CITY OF LOS ANGELES v. KNAPP

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District Court of Appeal, Second District, Division 2, California.

CITY OF LOS ANGELES et al. v. KNAPP et al.

TOMLINSON v. SAME.

Civ. 11457.

Decided: July 28, 1937

George L. Hampton and W. W. Middlecoff, both of Los Angeles, for appellant. Everett W. Mattoon, Co. Counsel, and J. F. Moroney, Deputy Co. Counsel, both of Los Angeles, for respondents.

This is an appeal from an order denying appellant's motion to require the clerk of the superior court to pay appellant $875 on deposit in an interpleader suit entitled City of Los Angeles v. Knapp (Cal.Sup.) 60 P.(2d) 127.

The material facts are these:

Appellant through mesne assignments became entitled to the sum of $875, which sum had been previously assigned to W. W. Middlecoff for attorneys' fees in a condemnation action and deposited with respondent clerk in an interpleader action entitled City of Los Angeles v. Knapp. In this latter action our Supreme Court decided that appellant was entitled to the aforesaid sum. Thereafter N. F. Weston filed an action against W. W. Middlecoff, obtained the issuance of a writ of attachment, and served a garnishment on respondent clerk, attaching the property of W. W. Middlecoff standing in his name or that of appellant, whereupon respondent clerk refused to pay petitioner the sum in question.

Subsequently appellant obtained an order to show cause in the interpleader action, City of Los Angeles v. Knapp (a case in which N. F. Weston, the plaintiff in the attachment suit was not a party), directed to respondent clerk to show cause why he should not be required to deliver said sum of $875 to appellant. At the hearing of this motion the trial court refused to determine the title to the sum in dispute.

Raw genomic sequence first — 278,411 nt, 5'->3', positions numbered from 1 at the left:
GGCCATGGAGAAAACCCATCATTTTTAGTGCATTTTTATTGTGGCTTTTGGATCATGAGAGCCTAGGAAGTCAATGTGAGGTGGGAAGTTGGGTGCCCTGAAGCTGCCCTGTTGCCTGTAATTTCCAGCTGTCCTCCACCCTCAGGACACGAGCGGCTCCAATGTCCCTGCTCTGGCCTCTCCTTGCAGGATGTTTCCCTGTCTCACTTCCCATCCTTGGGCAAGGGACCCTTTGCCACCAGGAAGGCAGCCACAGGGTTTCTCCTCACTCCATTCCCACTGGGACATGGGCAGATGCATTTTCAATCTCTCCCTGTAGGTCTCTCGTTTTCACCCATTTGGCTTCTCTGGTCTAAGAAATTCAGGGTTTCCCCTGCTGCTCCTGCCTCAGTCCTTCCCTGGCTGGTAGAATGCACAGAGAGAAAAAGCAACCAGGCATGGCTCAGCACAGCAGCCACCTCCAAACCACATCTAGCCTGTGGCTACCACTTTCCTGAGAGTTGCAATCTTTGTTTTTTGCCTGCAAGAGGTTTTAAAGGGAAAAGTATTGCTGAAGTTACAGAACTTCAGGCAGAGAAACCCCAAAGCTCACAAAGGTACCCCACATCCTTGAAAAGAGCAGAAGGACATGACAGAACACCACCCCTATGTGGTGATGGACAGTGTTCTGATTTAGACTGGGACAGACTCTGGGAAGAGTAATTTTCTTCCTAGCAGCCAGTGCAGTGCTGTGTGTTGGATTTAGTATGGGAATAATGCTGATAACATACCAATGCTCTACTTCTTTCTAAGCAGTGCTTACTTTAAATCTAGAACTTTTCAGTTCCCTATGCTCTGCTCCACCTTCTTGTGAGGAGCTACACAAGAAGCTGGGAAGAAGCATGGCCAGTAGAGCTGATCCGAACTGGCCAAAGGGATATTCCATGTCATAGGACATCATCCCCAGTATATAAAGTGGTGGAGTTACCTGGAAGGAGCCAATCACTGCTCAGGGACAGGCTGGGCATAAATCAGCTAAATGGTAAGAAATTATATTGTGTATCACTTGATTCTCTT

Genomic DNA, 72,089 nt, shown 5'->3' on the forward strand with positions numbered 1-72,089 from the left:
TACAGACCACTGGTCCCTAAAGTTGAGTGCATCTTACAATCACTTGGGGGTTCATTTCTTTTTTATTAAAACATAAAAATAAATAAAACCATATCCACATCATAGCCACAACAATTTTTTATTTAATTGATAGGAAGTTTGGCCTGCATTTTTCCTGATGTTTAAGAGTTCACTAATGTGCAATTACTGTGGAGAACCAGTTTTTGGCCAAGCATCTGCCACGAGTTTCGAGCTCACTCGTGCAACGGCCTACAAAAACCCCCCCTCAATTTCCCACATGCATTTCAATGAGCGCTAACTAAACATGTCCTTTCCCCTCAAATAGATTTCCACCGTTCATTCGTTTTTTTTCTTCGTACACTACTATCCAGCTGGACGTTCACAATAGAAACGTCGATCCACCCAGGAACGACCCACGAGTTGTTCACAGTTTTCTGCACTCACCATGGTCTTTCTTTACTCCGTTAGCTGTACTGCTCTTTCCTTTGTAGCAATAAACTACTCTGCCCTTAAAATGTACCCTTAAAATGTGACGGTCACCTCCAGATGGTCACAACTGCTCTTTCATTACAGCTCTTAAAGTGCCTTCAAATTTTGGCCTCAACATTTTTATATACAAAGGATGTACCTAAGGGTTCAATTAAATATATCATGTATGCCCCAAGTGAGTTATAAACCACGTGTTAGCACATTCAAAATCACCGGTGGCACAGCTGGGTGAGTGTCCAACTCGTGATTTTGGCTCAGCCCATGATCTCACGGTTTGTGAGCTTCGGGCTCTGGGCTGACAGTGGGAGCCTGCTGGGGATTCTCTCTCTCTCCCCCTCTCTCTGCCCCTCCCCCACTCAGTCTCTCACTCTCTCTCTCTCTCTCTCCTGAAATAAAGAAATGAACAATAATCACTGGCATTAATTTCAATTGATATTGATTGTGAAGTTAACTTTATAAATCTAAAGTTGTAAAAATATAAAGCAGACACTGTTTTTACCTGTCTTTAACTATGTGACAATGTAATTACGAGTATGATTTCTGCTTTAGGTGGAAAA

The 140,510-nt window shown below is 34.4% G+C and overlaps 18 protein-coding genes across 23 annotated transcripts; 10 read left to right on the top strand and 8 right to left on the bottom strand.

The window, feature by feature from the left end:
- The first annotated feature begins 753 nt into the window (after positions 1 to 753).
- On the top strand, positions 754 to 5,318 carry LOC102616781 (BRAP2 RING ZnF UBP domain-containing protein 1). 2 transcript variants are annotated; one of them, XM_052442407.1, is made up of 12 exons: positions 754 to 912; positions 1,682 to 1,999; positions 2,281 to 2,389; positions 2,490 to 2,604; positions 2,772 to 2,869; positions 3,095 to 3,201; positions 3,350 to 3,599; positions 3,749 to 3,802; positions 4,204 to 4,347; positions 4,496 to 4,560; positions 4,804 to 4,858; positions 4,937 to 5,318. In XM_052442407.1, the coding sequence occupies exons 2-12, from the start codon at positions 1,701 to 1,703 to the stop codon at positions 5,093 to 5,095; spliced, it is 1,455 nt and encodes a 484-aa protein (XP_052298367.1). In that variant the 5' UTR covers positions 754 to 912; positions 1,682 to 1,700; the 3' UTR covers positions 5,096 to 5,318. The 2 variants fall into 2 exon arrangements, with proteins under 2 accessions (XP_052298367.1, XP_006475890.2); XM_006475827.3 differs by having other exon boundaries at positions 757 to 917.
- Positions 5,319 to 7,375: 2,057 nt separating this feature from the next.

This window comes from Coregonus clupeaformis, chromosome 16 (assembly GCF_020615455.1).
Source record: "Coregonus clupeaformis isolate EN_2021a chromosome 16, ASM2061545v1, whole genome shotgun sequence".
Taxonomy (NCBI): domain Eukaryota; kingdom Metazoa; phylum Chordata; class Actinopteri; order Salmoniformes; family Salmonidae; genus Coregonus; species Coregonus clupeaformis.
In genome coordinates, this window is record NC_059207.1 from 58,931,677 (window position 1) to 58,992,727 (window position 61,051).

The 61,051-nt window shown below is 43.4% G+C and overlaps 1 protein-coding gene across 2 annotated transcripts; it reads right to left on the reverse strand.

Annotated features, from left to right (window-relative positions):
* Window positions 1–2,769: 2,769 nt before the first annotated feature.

These are the questions presented for our determination:

First. Was the fund on deposit in the interpleader action in custodia legis and subject to garnishment?

Second. Did the trial court properly refuse to determine title to the fund in dispute on an order to show cause issued in an action wherein the attaching creditor was not a party?

The first question must be answered in the affirmative. The general rule is that property in custodia legis is not subject to garnishment. An exception to this general rule is: If a party has a right to a certain distributive share of a fund in custodia legis, the officer having custody of the fund may be effectually garnished by a creditor of the party entitled to such fund. Dunsmoor v. Furstenfeldt, 88 Cal. 522, 527, 26 P. 518, 12 L.R.A. 508, 22 Am.St.Rep. 331.

In the instant case technically the fund in dispute was in custodia legis. In view of the fact that at the time of levy of the writ of attachment the litigation in the interpleader suit (City of Los Angeles v. Knapp) had ended and nothing remained to be done but for respondent clerk to deliver to appellant the sum of money in his possession, the facts in the instant case bring it within the exception to the general rule stated above, and the fund was subject to garnishment by the creditors of the owner of the fund. Youtz v. Farmers', etc., Nat. Bank, 31 Cal.App. 370, 373, 160 P. 855.

The second question must be answered in the affirmative. N. W. Weston, the attaching creditor, was not a party to the action, City of Los Angeles v. Knapp, the case in which appellant was endeavoring to have the title to the disputed fund determined. A person's title to property may not be determined in an action to which he is not a party. Appellant's remedy is by intervening in the action pending between N. W. Weston and W. W. Middlecoff. Tomlinson v. Lampton (Cal.App.) 64 P.(2d) 443; Id. (Cal.Sup.) 66 P. (2d) 151.

For the foregoing reasons the order is affirmed.

McCOMB, Justice.

We concur: CRAIL, P. J.; WOOD, J.

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